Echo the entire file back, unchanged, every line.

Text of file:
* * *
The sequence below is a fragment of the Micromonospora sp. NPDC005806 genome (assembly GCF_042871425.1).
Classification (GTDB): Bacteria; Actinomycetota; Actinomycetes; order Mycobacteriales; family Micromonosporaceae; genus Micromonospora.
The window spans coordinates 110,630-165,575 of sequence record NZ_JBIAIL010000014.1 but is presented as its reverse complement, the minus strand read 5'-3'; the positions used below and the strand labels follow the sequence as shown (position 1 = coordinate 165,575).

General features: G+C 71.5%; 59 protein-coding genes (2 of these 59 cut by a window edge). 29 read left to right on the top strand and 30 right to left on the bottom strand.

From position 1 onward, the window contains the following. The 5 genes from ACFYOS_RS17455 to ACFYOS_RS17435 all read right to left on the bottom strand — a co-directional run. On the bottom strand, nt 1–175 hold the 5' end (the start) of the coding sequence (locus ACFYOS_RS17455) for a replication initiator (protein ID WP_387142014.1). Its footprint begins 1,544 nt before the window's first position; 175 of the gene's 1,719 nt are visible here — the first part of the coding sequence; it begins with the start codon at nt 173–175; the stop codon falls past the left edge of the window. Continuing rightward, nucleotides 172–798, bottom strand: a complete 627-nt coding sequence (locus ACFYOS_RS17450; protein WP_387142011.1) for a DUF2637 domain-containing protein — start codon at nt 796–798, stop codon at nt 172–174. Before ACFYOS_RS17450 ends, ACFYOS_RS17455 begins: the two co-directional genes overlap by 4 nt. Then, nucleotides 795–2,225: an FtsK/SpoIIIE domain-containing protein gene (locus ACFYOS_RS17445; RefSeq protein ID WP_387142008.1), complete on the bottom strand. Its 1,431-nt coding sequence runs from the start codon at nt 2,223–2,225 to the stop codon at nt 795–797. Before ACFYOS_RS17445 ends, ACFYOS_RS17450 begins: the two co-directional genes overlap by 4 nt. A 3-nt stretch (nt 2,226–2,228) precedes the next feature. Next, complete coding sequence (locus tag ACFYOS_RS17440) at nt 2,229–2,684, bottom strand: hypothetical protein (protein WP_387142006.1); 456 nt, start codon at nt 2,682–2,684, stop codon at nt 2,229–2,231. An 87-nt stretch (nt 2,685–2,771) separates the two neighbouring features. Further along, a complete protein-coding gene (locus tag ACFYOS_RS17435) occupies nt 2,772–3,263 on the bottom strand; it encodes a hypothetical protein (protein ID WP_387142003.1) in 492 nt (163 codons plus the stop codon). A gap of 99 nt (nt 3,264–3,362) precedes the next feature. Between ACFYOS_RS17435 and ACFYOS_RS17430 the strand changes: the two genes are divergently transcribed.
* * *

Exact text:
The sequence below is a fragment of the Micromonospora sp. NPDC005806 genome (assembly GCF_042871425.1).
Classification (GTDB): Bacteria; Actinomycetota; Actinomycetes; order Mycobacteriales; family Micromonosporaceae; genus Micromonospora.
The window spans coordinates 110,630-165,575 of sequence record NZ_JBIAIL010000014.1 but is presented as its reverse complement, the minus strand read 5'-3'; the positions used below and the strand labels follow the sequence as shown (position 1 = coordinate 165,575).

General features: G+C 71.5%; 59 protein-coding genes (2 of these 59 cut by a window edge). 29 read left to right on the top strand and 30 right to left on the bottom strand.

From position 1 onward, the window contains the following. The 5 genes from ACFYOS_RS17455 to ACFYOS_RS17435 all read right to left on the bottom strand — a co-directional run. On the bottom strand, nt 1–175 hold the 5' end (the start) of the coding sequence (locus ACFYOS_RS17455) for a replication initiator (protein ID WP_387142014.1). Its footprint begins 1,544 nt before the window's first position; 175 of the gene's 1,719 nt are visible here — the first part of the coding sequence; it begins with the start codon at nt 173–175; the stop codon falls past the left edge of the window. Continuing rightward, nucleotides 172–798, bottom strand: a complete 627-nt coding sequence (locus ACFYOS_RS17450; protein WP_387142011.1) for a DUF2637 domain-containing protein — start codon at nt 796–798, stop codon at nt 172–174. Before ACFYOS_RS17450 ends, ACFYOS_RS17455 begins: the two co-directional genes overlap by 4 nt. Then, nucleotides 795–2,225: an FtsK/SpoIIIE domain-containing protein gene (locus ACFYOS_RS17445; RefSeq protein ID WP_387142008.1), complete on the bottom strand. Its 1,431-nt coding sequence runs from the start codon at nt 2,223–2,225 to the stop codon at nt 795–797. Before ACFYOS_RS17445 ends, ACFYOS_RS17450 begins: the two co-directional genes overlap by 4 nt. A 3-nt stretch (nt 2,226–2,228) precedes the next feature. Next, complete coding sequence (locus tag ACFYOS_RS17440) at nt 2,229–2,684, bottom strand: hypothetical protein (protein WP_387142006.1); 456 nt, start codon at nt 2,682–2,684, stop codon at nt 2,229–2,231. An 87-nt stretch (nt 2,685–2,771) separates the two neighbouring features. Further along, a complete protein-coding gene (locus tag ACFYOS_RS17435) occupies nt 2,772–3,263 on the bottom strand; it encodes a hypothetical protein (protein ID WP_387142003.1) in 492 nt (163 codons plus the stop codon). A gap of 99 nt (nt 3,264–3,362) precedes the next feature. Between ACFYOS_RS17435 and ACFYOS_RS17430 the strand changes: the two genes are divergently transcribed.